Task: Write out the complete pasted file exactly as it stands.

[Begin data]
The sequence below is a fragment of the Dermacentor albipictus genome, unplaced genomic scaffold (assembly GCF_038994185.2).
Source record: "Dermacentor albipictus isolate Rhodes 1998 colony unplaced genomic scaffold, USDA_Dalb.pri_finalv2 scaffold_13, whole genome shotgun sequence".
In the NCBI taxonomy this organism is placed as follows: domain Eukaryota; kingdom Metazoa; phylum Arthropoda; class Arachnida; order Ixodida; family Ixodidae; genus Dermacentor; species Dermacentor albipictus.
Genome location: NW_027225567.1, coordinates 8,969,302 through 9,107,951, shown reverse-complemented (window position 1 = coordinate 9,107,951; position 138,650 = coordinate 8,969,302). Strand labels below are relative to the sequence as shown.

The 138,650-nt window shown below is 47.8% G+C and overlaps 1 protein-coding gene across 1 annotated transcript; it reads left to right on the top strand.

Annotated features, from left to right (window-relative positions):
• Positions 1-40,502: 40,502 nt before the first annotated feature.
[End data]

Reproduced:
The sequence below is a fragment of the Dermacentor albipictus genome, unplaced genomic scaffold (assembly GCF_038994185.2).
Source record: "Dermacentor albipictus isolate Rhodes 1998 colony unplaced genomic scaffold, USDA_Dalb.pri_finalv2 scaffold_13, whole genome shotgun sequence".
In the NCBI taxonomy this organism is placed as follows: domain Eukaryota; kingdom Metazoa; phylum Arthropoda; class Arachnida; order Ixodida; family Ixodidae; genus Dermacentor; species Dermacentor albipictus.
Genome location: NW_027225567.1, coordinates 8,969,302 through 9,107,951, shown reverse-complemented (window position 1 = coordinate 9,107,951; position 138,650 = coordinate 8,969,302). Strand labels below are relative to the sequence as shown.

The 138,650-nt window shown below is 47.8% G+C and overlaps 1 protein-coding gene across 1 annotated transcript; it reads left to right on the top strand.

Annotated features, from left to right (window-relative positions):
• Positions 1-40,502: 40,502 nt before the first annotated feature.